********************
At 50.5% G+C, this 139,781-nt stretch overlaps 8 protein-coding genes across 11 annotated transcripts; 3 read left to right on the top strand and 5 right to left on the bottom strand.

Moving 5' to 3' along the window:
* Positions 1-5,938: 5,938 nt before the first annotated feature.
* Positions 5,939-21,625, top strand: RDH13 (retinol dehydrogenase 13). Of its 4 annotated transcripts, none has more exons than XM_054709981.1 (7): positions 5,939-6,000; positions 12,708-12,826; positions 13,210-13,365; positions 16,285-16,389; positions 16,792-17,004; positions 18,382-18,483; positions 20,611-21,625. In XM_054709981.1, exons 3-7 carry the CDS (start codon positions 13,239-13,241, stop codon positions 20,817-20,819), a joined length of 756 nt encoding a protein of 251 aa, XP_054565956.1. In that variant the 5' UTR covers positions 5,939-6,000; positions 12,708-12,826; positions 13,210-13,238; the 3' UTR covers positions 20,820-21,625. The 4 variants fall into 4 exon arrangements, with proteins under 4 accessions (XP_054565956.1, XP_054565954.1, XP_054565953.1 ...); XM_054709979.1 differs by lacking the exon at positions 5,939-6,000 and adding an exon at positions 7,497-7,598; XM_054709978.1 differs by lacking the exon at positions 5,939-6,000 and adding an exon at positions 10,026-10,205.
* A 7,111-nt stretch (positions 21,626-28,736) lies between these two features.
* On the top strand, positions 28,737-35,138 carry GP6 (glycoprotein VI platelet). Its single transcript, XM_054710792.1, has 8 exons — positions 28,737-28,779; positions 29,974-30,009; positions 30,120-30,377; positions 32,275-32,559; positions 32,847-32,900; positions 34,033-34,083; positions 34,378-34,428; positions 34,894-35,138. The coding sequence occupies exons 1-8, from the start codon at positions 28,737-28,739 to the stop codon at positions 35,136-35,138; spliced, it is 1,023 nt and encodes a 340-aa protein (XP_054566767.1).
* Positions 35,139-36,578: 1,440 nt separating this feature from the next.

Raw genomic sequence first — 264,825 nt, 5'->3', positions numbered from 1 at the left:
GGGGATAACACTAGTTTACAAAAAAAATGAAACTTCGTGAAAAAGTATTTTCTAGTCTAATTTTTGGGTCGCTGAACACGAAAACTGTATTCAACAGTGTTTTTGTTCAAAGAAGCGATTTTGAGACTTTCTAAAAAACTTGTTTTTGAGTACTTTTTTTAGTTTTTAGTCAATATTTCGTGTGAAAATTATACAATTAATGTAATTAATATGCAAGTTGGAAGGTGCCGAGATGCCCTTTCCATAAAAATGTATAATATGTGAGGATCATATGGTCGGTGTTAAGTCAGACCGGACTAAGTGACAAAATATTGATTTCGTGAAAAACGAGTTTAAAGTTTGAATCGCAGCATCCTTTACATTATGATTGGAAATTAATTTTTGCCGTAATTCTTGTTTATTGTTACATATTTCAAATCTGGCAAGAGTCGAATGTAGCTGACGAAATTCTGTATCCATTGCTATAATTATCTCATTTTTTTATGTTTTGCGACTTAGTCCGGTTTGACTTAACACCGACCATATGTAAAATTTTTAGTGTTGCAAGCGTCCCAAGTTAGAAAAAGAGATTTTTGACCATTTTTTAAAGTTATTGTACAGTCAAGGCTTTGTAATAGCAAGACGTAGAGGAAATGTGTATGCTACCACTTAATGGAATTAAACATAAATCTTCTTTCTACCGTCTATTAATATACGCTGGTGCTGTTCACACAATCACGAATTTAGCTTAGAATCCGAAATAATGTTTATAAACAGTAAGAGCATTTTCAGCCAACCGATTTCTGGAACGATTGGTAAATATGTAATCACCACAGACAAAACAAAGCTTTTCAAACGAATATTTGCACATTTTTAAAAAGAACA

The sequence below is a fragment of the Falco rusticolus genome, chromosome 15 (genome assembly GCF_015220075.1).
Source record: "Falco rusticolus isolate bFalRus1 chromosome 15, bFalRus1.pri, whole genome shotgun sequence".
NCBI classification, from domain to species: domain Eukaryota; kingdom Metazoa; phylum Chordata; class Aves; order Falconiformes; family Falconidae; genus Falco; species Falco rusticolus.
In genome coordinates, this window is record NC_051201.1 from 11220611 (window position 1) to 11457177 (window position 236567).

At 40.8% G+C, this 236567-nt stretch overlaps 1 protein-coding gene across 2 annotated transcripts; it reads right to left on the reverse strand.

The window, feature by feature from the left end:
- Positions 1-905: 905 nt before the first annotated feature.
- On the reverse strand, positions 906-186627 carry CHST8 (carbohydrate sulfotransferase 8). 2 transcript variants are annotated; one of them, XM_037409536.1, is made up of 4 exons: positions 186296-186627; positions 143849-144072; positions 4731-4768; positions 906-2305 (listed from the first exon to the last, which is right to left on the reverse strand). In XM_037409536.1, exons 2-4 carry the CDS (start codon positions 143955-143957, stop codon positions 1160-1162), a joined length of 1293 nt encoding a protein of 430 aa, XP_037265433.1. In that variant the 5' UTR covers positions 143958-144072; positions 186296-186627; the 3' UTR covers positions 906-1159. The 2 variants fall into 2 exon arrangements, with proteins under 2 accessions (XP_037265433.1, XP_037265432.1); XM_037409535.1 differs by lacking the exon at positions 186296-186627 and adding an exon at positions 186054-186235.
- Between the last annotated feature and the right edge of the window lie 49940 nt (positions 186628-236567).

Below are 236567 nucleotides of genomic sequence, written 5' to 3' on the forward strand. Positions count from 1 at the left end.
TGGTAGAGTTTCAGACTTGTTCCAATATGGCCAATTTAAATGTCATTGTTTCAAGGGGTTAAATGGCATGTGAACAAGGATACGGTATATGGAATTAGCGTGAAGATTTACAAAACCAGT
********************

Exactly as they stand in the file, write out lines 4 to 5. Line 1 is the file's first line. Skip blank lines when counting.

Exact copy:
* Positions 5,939-21,625, top strand: RDH13 (retinol dehydrogenase 13). Of its 4 annotated transcripts, none has more exons than XM_054709981.1 (7): positions 5,939-6,000; positions 12,708-12,826; positions 13,210-13,365; positions 16,285-16,389; positions 16,792-17,004; positions 18,382-18,483; positions 20,611-21,625. In XM_054709981.1, exons 3-7 carry the CDS (start codon positions 13,239-13,241, stop codon positions 20,817-20,819), a joined length of 756 nt encoding a protein of 251 aa, XP_054565956.1. In that variant the 5' UTR covers positions 5,939-6,000; positions 12,708-12,826; positions 13,210-13,238; the 3' UTR covers positions 20,820-21,625. The 4 variants fall into 4 exon arrangements, with proteins under 4 accessions (XP_054565956.1, XP_054565954.1, XP_054565953.1 ...); XM_054709979.1 differs by lacking the exon at positions 5,939-6,000 and adding an exon at positions 7,497-7,598; XM_054709978.1 differs by lacking the exon at positions 5,939-6,000 and adding an exon at positions 10,026-10,205.
* A 7,111-nt stretch (positions 21,626-28,736) lies between these two features.